NB Telegraph-Journal | Saint John
As published on page B4 on October 15, 2005
Radio host reprimanded for caller's comments
CFBC takes steps to improve caller screening for Talk of the Town
A Saint John radio host has received a slap on the wrist from management after failing to stop a caller from uttering threats over the air of a call-in show.
Rick Mantle, host of CFBC 930 AM's Talk of the Town, was given a written reprimand after a caller suggested that in order to remove Common Council from office, one way might be to "hire an assassin if you have to". That was in reaction to a public policy decision that angered the caller.
Those words were unacceptable to Gordon Dalzell, a retired social worker who heard the call on Aug. 24.
"As a social worker for 32 years I have spent my whole life promoting peaceable and socially appropriate means of dealing with conflict and violence," Mr. Dalzell said.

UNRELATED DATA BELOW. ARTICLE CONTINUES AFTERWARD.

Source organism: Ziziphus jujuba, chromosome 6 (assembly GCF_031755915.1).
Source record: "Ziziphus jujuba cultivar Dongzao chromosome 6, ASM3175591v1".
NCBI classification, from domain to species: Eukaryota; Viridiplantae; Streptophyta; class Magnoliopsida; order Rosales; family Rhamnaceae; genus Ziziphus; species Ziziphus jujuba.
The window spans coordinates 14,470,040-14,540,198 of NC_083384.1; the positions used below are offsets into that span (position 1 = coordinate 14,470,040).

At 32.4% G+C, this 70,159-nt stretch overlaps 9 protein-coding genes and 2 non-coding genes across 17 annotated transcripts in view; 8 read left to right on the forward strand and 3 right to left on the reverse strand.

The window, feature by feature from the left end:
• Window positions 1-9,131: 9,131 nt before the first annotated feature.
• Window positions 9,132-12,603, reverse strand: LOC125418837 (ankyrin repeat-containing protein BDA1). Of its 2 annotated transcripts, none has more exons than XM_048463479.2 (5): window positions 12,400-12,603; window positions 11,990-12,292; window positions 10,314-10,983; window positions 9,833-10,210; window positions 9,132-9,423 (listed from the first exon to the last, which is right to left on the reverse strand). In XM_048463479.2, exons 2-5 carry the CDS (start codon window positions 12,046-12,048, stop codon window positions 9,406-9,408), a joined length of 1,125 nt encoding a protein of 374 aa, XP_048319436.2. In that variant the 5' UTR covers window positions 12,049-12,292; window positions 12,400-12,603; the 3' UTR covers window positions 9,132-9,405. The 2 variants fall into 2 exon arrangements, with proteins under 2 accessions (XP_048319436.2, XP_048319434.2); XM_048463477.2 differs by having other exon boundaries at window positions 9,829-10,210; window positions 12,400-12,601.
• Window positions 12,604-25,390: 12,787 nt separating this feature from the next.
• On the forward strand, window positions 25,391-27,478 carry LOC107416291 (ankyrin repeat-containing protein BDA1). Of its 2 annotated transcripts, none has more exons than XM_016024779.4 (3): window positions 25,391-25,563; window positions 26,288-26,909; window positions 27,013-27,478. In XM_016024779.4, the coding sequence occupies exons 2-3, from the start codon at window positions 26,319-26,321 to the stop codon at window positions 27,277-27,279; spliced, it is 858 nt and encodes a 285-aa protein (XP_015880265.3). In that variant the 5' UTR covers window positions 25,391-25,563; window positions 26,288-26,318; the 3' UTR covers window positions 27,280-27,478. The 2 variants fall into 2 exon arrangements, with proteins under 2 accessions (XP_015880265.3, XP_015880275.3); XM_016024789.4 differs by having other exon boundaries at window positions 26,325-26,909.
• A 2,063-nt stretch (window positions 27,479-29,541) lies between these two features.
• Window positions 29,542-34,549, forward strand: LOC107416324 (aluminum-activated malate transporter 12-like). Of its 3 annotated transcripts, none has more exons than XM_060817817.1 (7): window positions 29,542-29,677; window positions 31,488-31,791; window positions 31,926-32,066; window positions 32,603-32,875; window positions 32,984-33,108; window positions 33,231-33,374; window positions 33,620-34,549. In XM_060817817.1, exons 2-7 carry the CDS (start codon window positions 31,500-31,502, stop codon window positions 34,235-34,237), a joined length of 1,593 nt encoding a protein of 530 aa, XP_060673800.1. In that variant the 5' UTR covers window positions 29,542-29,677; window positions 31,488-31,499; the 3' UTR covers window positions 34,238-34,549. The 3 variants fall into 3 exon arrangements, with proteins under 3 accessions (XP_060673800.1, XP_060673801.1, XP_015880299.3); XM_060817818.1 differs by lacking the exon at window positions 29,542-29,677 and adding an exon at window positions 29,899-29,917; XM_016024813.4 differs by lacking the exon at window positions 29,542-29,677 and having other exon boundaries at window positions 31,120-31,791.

He was upset that Mr. Mantle's response to the caller was, "I wouldn't go that far," without offering a more stern rebuke.
The comments made by the caller caused Mr. Dalzell, who was driving at the time, to write down the rant after he had pulled his car over. He then sent a complaint to national broadcasting regulator, the Canadian Radio-television and Telecommunications Council (CRTC). The CRTC passed the complaint to the station owner, Maritime Broadcasting (MBS), as is the practice.
As a result of Mr. Dalzell's complaint, MBS gave Mr. Mantle a written reprimand. In a letter to Mr. Dalzell, dated Oct. 2, a manager stated, "although our goal is still to allow the public to express their views, that guidelines of acceptable behaviour have to be policed."
The letter also stated that "While we support the right to free speech, we agree that the caller's comments crossed the line of acceptable behaviour. We agree that the onus is on us, as the broadcaster of this program, to not only air the caller, but to guide them on acceptable behaviour."
The letter was signed Dan Barton, the Moncton-based director of programming for MBS.
The radio station has also improved its caller screening process by hiring former host, Terry Wallace, to produce the show and screen the calls, reminding callers about acceptable on-air behaviour.